Indonesian woman wears wedding gown alone after fiancé dies in plane crash

Indonesian woman wears wedding gown alone after fiancé dies in plane crash

Boeing Co. and USA aviation regulators are weighing whether to issue a software fix for the 737 Max, the aircraft type involved in a deadly crash in Indonesia last month, to ensure that the plane won't dive aggressively without pilot commands.

The automated system is created to help pilots avoid raising the plane's nose too high, which can cause the aircraft to stall. The potential fault in the system is that it can push the plane's nose down "unexpectedly and so strongly" that pilots can't pull it back up - even when flying manually. U.S. pilots were also not aware of potential risks, two pilot unions told Reuters. "That's why we don't have the special training for that specific situation", Zwingli said Wednesday.

The system, which wasn't on earlier versions of the popular 737, is a focal point of investigators probing the October 29 crash of Lion Air Flight 610.

"Because this incident happened, we know we need additional training", Reuters quoted him as saying.

An Indonesian woman, whose finance died in the Lion Air crash on 29 October last month has take her wedding photo alone to fulfill the victim's last wish.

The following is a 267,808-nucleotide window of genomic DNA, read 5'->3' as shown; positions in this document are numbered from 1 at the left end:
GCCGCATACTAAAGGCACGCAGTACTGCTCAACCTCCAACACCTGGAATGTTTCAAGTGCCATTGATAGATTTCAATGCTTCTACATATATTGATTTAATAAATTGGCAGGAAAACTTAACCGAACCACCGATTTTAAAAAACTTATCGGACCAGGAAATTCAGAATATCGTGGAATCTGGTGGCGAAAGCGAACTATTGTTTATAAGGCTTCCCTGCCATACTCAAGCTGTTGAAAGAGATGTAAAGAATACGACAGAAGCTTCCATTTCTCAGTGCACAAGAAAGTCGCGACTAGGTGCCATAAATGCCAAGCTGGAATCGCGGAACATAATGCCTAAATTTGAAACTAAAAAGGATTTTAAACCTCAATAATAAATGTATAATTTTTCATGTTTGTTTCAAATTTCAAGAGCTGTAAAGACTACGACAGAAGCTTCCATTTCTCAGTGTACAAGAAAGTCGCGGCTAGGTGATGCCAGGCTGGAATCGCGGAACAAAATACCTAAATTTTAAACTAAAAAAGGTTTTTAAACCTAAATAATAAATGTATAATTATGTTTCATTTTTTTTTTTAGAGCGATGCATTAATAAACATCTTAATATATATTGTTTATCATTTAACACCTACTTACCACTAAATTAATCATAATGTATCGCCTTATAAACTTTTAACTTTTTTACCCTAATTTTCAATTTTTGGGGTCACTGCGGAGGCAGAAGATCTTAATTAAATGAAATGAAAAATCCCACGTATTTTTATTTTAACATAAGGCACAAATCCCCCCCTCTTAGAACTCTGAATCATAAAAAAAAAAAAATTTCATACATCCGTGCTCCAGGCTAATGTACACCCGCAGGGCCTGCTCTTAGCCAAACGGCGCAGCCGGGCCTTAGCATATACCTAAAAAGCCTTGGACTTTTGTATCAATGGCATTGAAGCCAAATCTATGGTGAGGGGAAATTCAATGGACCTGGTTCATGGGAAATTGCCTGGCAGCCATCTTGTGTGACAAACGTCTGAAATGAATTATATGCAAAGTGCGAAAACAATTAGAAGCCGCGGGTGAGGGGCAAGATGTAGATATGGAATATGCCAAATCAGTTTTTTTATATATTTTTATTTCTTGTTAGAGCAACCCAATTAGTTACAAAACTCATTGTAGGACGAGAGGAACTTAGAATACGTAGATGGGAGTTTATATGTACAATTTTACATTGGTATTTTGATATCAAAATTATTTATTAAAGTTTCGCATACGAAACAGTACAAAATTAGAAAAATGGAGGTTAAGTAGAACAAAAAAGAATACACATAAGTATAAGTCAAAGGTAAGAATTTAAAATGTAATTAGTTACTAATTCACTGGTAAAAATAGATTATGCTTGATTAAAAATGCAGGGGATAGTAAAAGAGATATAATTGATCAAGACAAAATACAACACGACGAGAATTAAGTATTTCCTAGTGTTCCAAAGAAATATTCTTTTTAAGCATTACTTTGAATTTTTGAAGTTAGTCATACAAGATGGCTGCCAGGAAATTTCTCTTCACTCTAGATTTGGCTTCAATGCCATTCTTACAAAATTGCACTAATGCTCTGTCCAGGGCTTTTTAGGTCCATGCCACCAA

An American Airlines spokesman said the carrier had received the FAA directive as well as a bulletin from Boeing on updating the flight crew operations manual.

In its report, ST said that Rio worked at Bakti Timah hospital in Pangkal Pinang, the same place where Intan works in the finance department. American, the world's largest airline, has outstanding orders for 85 of the planes.

Indonesian transportation officials have said repeatedly that the Max 8 manual being used in the country did not contain crucial information about the new anti-stall mechanism.

"There is not any commercial damage to Boeing, but reputationally they need to get ahead of this", said Richard Aboulafia, an aerospace analyst with Teal Group.

However, Boeing told CNBC that it is "confident in the safety of the 737 MAX".

Investors and analysts watch the number of planes Boeing turns over to airlines and leasing firms as customers pay the bulk of the money for new planes on delivery. Still, the response from regulators and pilot representatives hints at a broader reckoning in the commercial aerospace industry over one of Boeing's marquee jets, the 737 MAX8.

He added that if important information hadn't been communicated to pilots, it would be a matter for aviation regulators, rather than individual airlines.

The Boeing model 737 Max, introduced in MCAS-Software (Maneuvering Characteristics Augmentation System) to a stall to prevent it.

More from Boeing CEO on FOX Business.

'The FAA will take further action if findings from the accident investigation warrant, ' the agency said in a statement Tuesday.

The Allied Pilots Association says while there are no immediate safety concerns about the Boeing 737 MAX "the fact that this hasn't been told to pilots before calls into question what other info should we know about this aircraft".

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